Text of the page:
A Baptist Minister writes:
I'm a licensed Southern Baptist minister and I embrace the Book of Mormon.
That is, I believe the truths recorded in it. No, I'm not a convert to the Mormon faith, nor am I a member of any particular "spin-off" restoration group such as the RLDS (Reorganized Latter-day Saints), Hedrikites, or Strangites. I'm still a Baptist minister. To be exact, I'm "charismatic Baptist." That is, I still embrace the "born again" experience. I still believe you're saved by grace. By the shed blood of Christ. Salvation is by faith alone in His finished work on Calvary. I still believe in the Baptism in the Holy Spirit and the gifts of the Spirit. I believe and embrace those cardinal doctrines of Protestantism.
And ... I still believe the Book of Mormon too!
I can hear you now. "...A charismatic Baptist minister who believes the Book of Mormon?! Impossible. That's like a Protestant Pope..." No, it's not. It's not a contradiction.
The two go hand in hand, really--Protestant doctrine and the Book of Mormon. They're not at odds. The Book of Mormon is filled with Protestant cardinal doctrines, believe it or not. In fact, I discovered, the Book of Mormon is more "Baptist" than the Baptist hymnal in places. I know that's hard to believe, but it's so. I read the Book from cover to cover and found as a Baptist minister, there is absolutely nothing in it that contradicts the Bible.
For example, the book uplifts the blood of Christ (Mosiah 1:118), declares that salvation is only by God's grace (2 Nephi 7:42), defends the grand theme of salvation (Mosiah 1:108), and
proclaims that salvation comes only through faith on the Lord Jesus Christ (Mosiah 3:8,9).
Other themes such as repentance, atonement by Christ's blood, redemption, and forgiveness run like a scarlet thread through the book as well (Alma 3:86, Helaman 2:71, Alma 13:13, Mosiah 2:3,4).
Thus, our "tongue `n' cheek" title, The Baptist Version of the Book of Mormon. I'm telling you, the grand themes of Protestantism are found recorded through and through. From cover to cover.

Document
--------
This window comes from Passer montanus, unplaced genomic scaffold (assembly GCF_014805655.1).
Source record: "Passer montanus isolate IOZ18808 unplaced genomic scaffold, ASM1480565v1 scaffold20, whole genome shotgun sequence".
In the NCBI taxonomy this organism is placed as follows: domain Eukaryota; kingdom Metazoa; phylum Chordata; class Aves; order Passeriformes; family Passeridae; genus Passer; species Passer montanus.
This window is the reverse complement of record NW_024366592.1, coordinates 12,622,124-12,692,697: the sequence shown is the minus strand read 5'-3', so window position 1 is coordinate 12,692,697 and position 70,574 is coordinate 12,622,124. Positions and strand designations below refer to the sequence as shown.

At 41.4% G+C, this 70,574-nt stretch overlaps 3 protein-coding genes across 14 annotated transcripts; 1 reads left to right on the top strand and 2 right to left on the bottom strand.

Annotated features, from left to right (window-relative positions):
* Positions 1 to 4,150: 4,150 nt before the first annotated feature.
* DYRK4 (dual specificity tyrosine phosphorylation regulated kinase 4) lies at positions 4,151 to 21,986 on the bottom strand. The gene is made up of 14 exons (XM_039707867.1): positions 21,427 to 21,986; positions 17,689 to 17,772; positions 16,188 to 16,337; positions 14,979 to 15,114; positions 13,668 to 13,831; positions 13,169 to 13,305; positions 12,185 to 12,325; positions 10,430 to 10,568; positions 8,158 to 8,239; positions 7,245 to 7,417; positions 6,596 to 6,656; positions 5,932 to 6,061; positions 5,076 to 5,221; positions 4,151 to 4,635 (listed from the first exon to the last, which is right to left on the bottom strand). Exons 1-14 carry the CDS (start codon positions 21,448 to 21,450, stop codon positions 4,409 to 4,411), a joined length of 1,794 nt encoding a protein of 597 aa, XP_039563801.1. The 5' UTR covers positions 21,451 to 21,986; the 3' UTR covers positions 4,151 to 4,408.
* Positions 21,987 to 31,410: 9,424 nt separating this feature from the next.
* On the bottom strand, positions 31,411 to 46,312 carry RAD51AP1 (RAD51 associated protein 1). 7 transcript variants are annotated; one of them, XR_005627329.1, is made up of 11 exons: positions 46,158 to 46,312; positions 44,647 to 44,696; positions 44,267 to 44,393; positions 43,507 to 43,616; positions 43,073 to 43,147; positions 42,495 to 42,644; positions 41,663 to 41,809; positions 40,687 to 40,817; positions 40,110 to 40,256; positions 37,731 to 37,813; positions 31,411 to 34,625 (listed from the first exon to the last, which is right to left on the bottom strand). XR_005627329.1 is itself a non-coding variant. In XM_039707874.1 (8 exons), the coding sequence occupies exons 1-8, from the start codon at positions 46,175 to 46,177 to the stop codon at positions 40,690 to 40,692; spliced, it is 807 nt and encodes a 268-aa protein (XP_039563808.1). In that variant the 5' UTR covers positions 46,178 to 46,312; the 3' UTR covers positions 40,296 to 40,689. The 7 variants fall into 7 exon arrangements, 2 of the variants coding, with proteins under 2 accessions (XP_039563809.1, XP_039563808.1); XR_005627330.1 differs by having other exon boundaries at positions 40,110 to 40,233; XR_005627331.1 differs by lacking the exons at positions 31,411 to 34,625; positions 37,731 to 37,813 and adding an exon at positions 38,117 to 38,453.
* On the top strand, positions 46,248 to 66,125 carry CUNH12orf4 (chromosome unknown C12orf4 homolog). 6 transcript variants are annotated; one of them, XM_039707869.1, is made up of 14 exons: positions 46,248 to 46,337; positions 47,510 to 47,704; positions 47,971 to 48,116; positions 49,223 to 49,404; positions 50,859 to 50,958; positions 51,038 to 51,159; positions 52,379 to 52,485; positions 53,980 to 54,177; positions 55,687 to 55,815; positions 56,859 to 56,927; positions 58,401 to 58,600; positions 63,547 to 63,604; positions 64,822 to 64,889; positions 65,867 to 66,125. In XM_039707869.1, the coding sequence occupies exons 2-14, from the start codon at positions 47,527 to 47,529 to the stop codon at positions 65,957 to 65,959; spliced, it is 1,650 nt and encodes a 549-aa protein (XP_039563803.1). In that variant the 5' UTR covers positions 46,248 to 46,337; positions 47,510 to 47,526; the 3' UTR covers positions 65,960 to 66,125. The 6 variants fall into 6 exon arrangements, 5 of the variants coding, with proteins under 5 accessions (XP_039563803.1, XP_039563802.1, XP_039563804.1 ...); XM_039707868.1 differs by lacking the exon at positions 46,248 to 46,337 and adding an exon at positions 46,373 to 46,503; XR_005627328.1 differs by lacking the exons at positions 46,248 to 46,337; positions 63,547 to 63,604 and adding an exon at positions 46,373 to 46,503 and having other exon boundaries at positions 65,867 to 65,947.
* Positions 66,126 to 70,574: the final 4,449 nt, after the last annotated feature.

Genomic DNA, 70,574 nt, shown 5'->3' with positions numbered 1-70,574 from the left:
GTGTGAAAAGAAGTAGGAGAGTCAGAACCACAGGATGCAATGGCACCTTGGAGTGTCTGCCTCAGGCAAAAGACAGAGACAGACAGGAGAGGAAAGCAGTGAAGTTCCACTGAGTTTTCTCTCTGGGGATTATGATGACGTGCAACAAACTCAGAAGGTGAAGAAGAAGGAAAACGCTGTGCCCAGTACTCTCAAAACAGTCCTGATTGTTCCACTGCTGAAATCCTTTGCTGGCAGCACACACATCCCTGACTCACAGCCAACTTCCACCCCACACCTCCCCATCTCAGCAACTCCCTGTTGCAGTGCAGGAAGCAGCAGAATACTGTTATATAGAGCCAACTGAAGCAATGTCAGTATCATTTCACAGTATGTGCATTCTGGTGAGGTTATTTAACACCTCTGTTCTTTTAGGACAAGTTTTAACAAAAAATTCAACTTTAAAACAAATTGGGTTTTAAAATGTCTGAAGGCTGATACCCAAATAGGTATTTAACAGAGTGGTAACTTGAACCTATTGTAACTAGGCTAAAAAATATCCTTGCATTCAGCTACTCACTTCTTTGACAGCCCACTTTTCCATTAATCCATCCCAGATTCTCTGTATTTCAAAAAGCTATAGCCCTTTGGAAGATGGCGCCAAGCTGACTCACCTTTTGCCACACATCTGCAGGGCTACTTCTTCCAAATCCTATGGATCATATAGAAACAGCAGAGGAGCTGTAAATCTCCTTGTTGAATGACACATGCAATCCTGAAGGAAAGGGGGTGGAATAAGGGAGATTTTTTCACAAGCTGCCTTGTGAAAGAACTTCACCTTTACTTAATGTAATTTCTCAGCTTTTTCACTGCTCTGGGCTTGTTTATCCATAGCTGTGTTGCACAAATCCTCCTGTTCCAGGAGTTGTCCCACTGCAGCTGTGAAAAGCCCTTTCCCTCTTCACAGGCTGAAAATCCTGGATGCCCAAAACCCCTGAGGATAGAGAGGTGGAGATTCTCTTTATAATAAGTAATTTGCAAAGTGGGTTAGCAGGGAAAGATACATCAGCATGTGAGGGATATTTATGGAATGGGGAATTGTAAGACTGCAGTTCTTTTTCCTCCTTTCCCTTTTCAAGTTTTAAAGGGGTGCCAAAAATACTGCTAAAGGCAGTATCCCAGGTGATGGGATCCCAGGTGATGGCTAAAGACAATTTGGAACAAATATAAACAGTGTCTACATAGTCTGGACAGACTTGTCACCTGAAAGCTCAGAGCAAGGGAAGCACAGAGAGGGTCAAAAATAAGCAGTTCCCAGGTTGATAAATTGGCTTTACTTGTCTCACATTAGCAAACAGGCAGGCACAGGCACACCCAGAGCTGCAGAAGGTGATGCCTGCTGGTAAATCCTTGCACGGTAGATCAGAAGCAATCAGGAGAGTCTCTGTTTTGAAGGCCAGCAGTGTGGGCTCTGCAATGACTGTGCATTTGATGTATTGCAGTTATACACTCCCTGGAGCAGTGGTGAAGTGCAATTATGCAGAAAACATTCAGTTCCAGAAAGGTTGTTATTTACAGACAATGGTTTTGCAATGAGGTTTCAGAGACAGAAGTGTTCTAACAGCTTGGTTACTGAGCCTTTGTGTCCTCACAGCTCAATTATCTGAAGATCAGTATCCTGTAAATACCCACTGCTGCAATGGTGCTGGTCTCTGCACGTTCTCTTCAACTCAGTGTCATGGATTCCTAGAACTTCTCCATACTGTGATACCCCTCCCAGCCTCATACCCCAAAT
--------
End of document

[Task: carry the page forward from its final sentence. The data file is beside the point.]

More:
I was taught that the Book of Mormon was a lie. We have the Bible and no man was to add to the scriptures lest his soul be damned. And I was taught that the rapture could occur any minute. Establishing a literal kingdom on this earth was pure nonsense. And I believe my convictions were typical. Most protestant/pentecostal Christians today share similar sentiments.
So what are we faced with concerning the Book of Mormon? Is it... Adding to the Bible or Duped by the Canon?
"...You don't really believe in that book, do you?" Or "...you surely don't believe the Book of Mormon is equal with the Bible, do you?..."
I have chosen to follow the style of the Master. When asked a probing question, He often responded with one. The Pharisees once asked Him about John the Baptist, and...
"...Jesus responded, `I will also ask you one question. If you answer me, I will tell you...'" --Matt.21:24
When my friends ask, "...do you believe in the Book of Mormon?" I respond, "I will answer that, but first I would like for you to answer my question, `Why do you believe in the [closed] canon of scripture? Would you give me your reasons?'"
Most can't. They've never thought it through. That's really the issue, you know-not whether or not I believe in the Book of Mormon, but whether or not we as Christians are to embrace the concept of canonization. For that's the perception here-that by embracing the Book of Mormon I've violated scripture's canon.
My friends are convinced I've added to the Word of God. I'm convinced we've been duped by the canon.
To get to the point-not many evangelical Christians realize (I didn't), the concept of canonization became popular with the Church around the time of Constantine, a period when the Church became infiltrated with nationalism and worldly teachings.
Closing the canon [at] 66 books was the outcome of man's wisdom and man's heresy. Canonization has its origin in worldly tradition, is not found in the Bible, and was not practiced by the early Church.
I have discovered, there are two extra-biblical teachings propagated by Protestantism that must be dealt with before most of us will take the Book of Mormon seriously:
1) the doctrine of canonization, and
2) the teaching of the rapture.
Both are cardinal doctrines of Protestantism and both are extra-biblical teachings. That is, neither is supported by the Word of God.
The other Protestant myth...[is] The Rapture
"...Joseph Smith can't be taken too seriously because he believed in a literal city of Zion." I must say, that doesn't sound so strange these days. Many evangelical Christians no longer embrace the rapture.
What about the rapture? Where did the doctrine come from? Did the early saints believe in it?
For instance, which does the Bible teach: removal or restoration? Joseph Smith, Jr. was called to restore primitive Christianity to the Church in 1830 and Margaret MacDonald, a fourteen year-old Scottish girl, went into a trance that same year. She described a vision where she saw the saints leaving the earth at the return of the Lord. Her "revelation" occurred while living in Port Glasgow, Scotland.